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learn to grow weed

Learn to grow weed

In early July, the curing phase of Operation Ganja Green Thumb hit Week 8. From the beginning of this botanical adventure, this was the moment I’d been thinking about and waiting for, with visions of sticky bud dancing in my head. Now was the time to literally taste the fruits of my labor, to consume something I’d planted and watched grow to maturity. This was the culmination of my very first seed-to-sesh journey, a chance to bring the lessons of my growing-up years and my enthusiasm for cannabis full circle all at once. The time had finally arrived, and, even without fear of legal retribution, I found myself reticent to pack a pipe or roll a joint and take a taste of my own medicine.

In addition to having a hand in bringing eggs, bacon, chicken and milk to the table, my siblings and I saw how wool becomes yarn. We learned how to make rhubarb wine (the first kid down the stairs in the morning usually gave the crock full of fermenting fruit a good stir), how to bake bread on a wood stove (the Dutch oven came in clutch) and how to turn the sap from the trees around us into maple syrup. In short, we were doing farm-to-table before farm-to-table was even a thing, and it gave me a keen appreciation of the effort that goes into things that I otherwise would have taken for granted.

On May 8, I hacked the branches from the stalk and felt a sharp pang of sadness. After that came a flurry of activities that included drying the branches upside down (using coat hangers, binder clips and a rolling clothes rack), then trimming the buds and finally curing them in an airtight container. (Final yield at this point: 26 grams — just short of an ounce.) According to Taylor’s email, it’s this last part — the curing — that brings out flavor, eliminates the chlorophyll and makes for a smoother smoke. The recommendation was to cure the herb two to eight weeks. Taylor noted that some folks prefer the go-slow approach and will cure their bud for up to six months.

Then it hit me: In my haste to marry the nostalgic farm-to-table experiences of my Vermont childhood to my love of weed, I’d forgotten the part about not forming an emotional bond and had done exactly that. Even worse, I’d given her a name and imagined a personality for her. By naming her Diana Prince, I’d become less of an urban herb farmer about to get his buzz on and more like the Titan Kronos of Greek mythology about to swallow his offspring.

So after a few weeks of mourning, I decided to give pot-plant parenting a second try. And this time around, I was determined to spare no expense — potential tax savings be damned. I invested in a bathroom scale so I could weigh the plant between waterings, and when Taylor offhandedly suggested an LED grow light so I could raise my little green girl indoors, I immediately ordered one and cleared a spot in my garage, not far from where my hard-partying friends used to routinely smoke plants like her in the pre-pandemic days.

The fix was easy enough. Brandishing my P-Touch label maker, I printed out “Lowryder strain, seed two” and stuck the label on the container of curing buds, right over top of the one that read “Diana Prince.” I instantly felt better.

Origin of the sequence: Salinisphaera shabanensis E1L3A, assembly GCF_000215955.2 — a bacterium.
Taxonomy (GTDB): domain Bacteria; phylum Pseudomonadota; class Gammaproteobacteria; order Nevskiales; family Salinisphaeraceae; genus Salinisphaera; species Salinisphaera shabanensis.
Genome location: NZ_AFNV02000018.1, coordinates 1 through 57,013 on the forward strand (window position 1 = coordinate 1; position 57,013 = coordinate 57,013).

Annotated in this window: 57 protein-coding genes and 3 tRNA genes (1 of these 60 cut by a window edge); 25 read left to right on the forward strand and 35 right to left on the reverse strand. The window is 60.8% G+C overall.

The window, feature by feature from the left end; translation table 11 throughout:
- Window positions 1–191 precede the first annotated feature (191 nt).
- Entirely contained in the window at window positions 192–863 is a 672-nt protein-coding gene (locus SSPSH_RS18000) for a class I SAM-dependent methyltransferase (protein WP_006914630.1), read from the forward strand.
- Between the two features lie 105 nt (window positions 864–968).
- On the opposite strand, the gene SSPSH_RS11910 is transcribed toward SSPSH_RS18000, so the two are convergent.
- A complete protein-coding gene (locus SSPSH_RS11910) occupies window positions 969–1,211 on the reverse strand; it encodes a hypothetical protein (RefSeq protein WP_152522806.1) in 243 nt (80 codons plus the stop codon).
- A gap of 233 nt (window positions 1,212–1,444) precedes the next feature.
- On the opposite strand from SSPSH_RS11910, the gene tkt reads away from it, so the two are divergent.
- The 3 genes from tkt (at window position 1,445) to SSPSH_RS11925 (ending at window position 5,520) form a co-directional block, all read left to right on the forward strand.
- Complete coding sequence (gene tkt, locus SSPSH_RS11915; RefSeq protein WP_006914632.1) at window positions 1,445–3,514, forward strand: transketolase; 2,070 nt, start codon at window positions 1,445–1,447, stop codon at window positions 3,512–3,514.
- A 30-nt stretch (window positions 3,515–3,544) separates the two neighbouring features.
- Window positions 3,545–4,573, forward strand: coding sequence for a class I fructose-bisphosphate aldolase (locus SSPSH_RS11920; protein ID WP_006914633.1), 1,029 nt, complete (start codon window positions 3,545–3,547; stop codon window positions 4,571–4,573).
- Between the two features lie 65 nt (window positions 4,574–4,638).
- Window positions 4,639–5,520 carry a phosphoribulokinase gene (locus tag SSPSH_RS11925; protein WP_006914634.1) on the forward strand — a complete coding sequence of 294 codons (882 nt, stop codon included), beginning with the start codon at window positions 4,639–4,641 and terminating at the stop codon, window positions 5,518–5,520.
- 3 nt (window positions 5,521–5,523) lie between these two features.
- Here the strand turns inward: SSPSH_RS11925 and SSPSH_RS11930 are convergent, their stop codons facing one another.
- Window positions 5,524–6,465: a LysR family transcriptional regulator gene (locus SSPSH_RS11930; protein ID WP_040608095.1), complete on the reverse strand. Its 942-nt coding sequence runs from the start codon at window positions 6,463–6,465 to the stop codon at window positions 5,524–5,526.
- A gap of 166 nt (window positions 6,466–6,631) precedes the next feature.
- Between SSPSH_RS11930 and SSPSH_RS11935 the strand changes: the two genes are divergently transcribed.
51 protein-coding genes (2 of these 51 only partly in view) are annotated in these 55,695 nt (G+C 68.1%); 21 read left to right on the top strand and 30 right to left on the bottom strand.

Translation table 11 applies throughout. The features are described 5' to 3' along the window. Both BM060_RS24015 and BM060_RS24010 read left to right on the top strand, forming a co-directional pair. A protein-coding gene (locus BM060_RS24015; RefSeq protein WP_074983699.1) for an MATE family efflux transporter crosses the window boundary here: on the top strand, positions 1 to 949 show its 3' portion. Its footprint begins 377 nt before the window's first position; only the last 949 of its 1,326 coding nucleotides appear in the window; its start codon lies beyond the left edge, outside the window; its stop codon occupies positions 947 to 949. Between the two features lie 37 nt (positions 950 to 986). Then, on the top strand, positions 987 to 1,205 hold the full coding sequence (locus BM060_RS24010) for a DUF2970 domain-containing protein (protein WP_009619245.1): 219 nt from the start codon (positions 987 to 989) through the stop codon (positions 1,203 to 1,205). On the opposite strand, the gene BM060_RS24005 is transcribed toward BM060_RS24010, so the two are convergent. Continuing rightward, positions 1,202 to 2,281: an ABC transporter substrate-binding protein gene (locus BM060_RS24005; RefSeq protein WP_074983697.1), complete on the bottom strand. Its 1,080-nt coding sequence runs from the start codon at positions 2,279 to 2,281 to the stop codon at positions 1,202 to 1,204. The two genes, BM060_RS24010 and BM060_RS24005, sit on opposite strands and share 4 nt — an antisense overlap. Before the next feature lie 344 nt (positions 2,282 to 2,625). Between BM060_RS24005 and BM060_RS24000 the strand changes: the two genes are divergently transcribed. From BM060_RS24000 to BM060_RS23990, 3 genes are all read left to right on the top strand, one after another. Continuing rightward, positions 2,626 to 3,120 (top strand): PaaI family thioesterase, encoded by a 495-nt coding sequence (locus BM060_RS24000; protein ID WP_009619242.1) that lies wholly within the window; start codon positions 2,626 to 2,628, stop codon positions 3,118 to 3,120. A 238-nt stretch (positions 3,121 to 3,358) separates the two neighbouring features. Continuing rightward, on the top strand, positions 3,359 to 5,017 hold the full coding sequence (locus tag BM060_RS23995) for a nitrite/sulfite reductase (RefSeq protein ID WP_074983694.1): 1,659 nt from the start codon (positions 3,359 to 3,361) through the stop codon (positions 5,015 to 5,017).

If you’re wondering why on God’s green earth anyone blessed with the SoCal sunlight would choose to grow a cannabis plant indoors — and shell out money for a light to do it to boot — it’s worth a slight detour here to give you the straight dope on growing your own dope in the state of California (and, by extension, Los Angeles, because the city doesn’t have its own regulations addressing personal cultivation).

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But the desire to get my grow on also has a lot to do with how I grew up in rural Vermont.

Learn to grow weed

If you are looking to learn more about growing ganja and also are a little old school in that you like to have something physical to reference then perhaps a cultivation book is for you. Heck, these make great coffee table conversation starters as well!

Before the last decade, there wasn’t anywhere you could go if you wanted to get a degree in cannabis. Fortunately, this has all changed in recent years. Now, there’s a certification for pretty much any sector of marijuana you can imagine, including everything from culinary applications to cultivation.

The sense of fulfillment – there is no better feeling than growing something of your own. In the same way, a gardener tends to their greenhouse and plants; this will become a hobby you love.

Best Websites & Growmaster Blogs

Growing takes attention to detail and the right equipment, time, and money, but the benefits reaped from growing your own are more than worth the time and expense.

Nowadays, just about everything can be found online. And that’s for a good reason – websites are where even the strangest questions can be answered, including any questions related to growing marijuana. There are thousands of marijuana growing websites out there.

Where to Start? Best Places to Begin Your Learning Journey

Not only are you getting access to decades worth of first hand learning but in pursuing any of these learning mediums you are also actively supporting a thriving, often local, community of passionate cannabis cultivars and evangelists.

Financially, it can make a massive difference to the pockets of thousands of people, not to mention the added security of having full control over what you are consuming.